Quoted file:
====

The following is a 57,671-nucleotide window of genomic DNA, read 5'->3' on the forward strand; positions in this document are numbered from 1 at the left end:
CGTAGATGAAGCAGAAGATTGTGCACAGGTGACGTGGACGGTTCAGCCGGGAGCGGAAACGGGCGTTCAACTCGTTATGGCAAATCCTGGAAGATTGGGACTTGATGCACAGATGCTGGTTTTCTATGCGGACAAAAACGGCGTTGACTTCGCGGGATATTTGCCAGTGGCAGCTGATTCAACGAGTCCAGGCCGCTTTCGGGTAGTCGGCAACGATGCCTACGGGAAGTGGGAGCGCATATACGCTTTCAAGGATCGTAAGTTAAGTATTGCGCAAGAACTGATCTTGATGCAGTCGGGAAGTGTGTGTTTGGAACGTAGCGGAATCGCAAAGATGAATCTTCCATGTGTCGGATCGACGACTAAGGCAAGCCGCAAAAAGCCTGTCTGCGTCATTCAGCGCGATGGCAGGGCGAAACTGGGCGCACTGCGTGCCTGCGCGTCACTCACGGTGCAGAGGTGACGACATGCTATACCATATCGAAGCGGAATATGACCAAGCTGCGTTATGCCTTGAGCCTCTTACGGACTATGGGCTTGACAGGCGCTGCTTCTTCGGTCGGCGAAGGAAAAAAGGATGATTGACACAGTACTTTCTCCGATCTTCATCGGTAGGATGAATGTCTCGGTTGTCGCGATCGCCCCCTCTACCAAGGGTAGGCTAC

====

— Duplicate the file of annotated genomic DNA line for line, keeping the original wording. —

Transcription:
The following is a 57,671-nucleotide window of genomic DNA, read 5'->3' on the forward strand; positions in this document are numbered from 1 at the left end:
CGTAGATGAAGCAGAAGATTGTGCACAGGTGACGTGGACGGTTCAGCCGGGAGCGGAAACGGGCGTTCAACTCGTTATGGCAAATCCTGGAAGATTGGGACTTGATGCACAGATGCTGGTTTTCTATGCGGACAAAAACGGCGTTGACTTCGCGGGATATTTGCCAGTGGCAGCTGATTCAACGAGTCCAGGCCGCTTTCGGGTAGTCGGCAACGATGCCTACGGGAAGTGGGAGCGCATATACGCTTTCAAGGATCGTAAGTTAAGTATTGCGCAAGAACTGATCTTGATGCAGTCGGGAAGTGTGTGTTTGGAACGTAGCGGAATCGCAAAGATGAATCTTCCATGTGTCGGATCGACGACTAAGGCAAGCCGCAAAAAGCCTGTCTGCGTCATTCAGCGCGATGGCAGGGCGAAACTGGGCGCACTGCGTGCCTGCGCGTCACTCACGGTGCAGAGGTGACGACATGCTATACCATATCGAAGCGGAATATGACCAAGCTGCGTTATGCCTTGAGCCTCTTACGGACTATGGGCTTGACAGGCGCTGCTTCTTCGGTCGGCGAAGGAAAAAAGGATGATTGACACAGTACTTTCTCCGATCTTCATCGGTAGGATGAATGTCTCGGTTGTCGCGATCGCCCCCTCTACCAAGGGTAGGCTAC